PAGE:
It's the first day of a new decade in which India is expected to find its place in the sun, a seat in the United Nations Security Council and sundry other coigns of vantage. It's a fine, foggy first day, which impels thoughtful chaps like myself to moodily read the entrails of the times and prophecy forth. But I find that I am looking into the void. Worse, the void is not looking into me.
The decade which begins today is inscrutable, unfathomable and designed to surprise. Don't let charlatan analysts thrust their bright projections upon you. Don't let them confuse you with charts and pie diagrams. Remember that I am the only true soothsayer, and I am looking into a void which refuses to look into me. Our mutual ignorance is compendious. So the predictions that follow - picked out of a cocked hat - are shots in the dark, illuminated only by the muzzle flash. Entertain them at your own risk.
My most valuable prophecy is from the world of fashion. I am happy to predict the demise of the funny men's jeans, which have been all the rage for the last two years, which are cunningly cut to make it look like the wearer's behind has been amputated. I look forward to the day when men reclaim their backsides and I can fearlessly go out and buy some pants again.
Moving on from petty personal issues, I predict that lakhs of analysts who make a living predicting 'What the US is Up To' will be underemployed by 2015. The unipolar world is kaput. In the closing months of 2010, a recession-pooped US politely declined to continue playing banker to the world. Other nations or organisations will now call the tune and UN headquarters will relocate to Timbuktu.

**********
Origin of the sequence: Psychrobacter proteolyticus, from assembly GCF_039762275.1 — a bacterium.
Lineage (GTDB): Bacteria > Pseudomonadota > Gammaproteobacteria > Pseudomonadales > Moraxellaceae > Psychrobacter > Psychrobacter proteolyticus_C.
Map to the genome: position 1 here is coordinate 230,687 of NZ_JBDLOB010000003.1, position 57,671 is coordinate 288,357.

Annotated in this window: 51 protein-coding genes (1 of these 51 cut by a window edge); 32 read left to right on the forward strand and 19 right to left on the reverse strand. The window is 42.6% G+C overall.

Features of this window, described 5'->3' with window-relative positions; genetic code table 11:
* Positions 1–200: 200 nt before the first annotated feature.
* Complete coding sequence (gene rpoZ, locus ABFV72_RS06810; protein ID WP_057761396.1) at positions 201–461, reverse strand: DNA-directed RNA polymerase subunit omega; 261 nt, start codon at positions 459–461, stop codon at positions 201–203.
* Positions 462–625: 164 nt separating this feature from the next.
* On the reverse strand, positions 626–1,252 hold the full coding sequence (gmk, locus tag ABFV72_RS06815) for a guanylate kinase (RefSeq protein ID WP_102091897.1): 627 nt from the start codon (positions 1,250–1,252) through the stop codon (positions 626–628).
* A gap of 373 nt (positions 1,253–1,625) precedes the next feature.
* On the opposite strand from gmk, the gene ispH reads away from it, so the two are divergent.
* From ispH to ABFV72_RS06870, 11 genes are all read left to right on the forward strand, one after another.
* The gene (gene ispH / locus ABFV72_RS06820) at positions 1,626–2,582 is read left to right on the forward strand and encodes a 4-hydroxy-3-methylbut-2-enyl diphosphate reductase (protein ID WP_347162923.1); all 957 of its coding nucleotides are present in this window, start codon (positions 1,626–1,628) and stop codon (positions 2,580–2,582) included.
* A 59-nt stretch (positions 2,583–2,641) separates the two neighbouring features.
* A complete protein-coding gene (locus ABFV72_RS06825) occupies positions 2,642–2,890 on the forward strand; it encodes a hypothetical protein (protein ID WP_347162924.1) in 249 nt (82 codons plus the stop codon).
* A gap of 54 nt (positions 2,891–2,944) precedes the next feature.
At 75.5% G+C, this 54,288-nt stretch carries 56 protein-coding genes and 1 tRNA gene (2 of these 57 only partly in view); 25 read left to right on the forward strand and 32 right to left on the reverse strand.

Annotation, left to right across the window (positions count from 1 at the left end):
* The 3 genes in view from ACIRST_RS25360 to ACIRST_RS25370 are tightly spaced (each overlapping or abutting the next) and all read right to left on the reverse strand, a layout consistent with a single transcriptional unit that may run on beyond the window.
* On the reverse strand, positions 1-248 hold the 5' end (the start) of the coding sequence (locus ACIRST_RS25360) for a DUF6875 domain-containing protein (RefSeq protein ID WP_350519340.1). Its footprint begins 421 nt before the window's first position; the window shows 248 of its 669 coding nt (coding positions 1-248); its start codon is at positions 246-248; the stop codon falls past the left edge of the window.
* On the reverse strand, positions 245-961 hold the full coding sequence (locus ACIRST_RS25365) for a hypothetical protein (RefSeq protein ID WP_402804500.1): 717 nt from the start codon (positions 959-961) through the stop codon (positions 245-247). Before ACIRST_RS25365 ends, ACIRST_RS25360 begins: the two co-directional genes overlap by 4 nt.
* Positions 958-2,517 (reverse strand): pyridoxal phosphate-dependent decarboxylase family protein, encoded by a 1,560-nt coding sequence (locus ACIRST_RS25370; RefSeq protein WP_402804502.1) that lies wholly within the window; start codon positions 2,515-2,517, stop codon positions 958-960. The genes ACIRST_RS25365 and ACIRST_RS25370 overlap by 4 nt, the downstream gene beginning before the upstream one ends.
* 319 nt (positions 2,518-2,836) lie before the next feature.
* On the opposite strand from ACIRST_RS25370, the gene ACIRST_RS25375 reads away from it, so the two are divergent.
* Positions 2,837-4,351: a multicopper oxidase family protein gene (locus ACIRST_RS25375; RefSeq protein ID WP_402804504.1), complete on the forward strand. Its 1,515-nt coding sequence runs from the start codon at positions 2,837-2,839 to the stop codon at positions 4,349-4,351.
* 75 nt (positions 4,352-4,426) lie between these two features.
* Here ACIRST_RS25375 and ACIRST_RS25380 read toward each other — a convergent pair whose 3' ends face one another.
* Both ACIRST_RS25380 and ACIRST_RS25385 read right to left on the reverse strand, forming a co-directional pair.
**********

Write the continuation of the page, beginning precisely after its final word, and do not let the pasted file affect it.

Also underemployed will be thousands of analysts who live off the India-China deathmatch for supremacy in Asia. The tournament will be cancelled. In the last decade, the two nations were reinvented by money. Now, they will be altered unpredictably by social and political forces let loose by prosperity. Exhausted by rapid change, they will be happy to gang up instead of fighting. All Indian citizens, not only those of Arunachal Pradesh, will be able to visit China without a visa.
In information technology, the 2000s closed with the University of Glasgow unveiling a PC superchip that runs 20 times faster than current CPUs. But the device of the future is not your PC but your cellphone, which has been in your pocket for at least a decade. There are now four new mobile operating systems and as computing moves to the cloud, phones will put the PC out to pasture.
Which spells millions more cameras and microbloggers out there, connected to the internet. The decade of leaks is making way for the age of consent, when citizen journalism will credibly counterpoint manipulated reality and make it difficult for power and authority to work against collective will.
From personal experience, I appreciate that the power to sway opinion is like a loaded weapon. Use it or lose it. So what's your prediction for the decade ahead? Draw, pardner. Let's see what your muzzle flash lights up. I'm off to nurse my New Year's hangover.
Pratik Kanjilal is publisher of The Little Magazine
The views expressed by the author are personal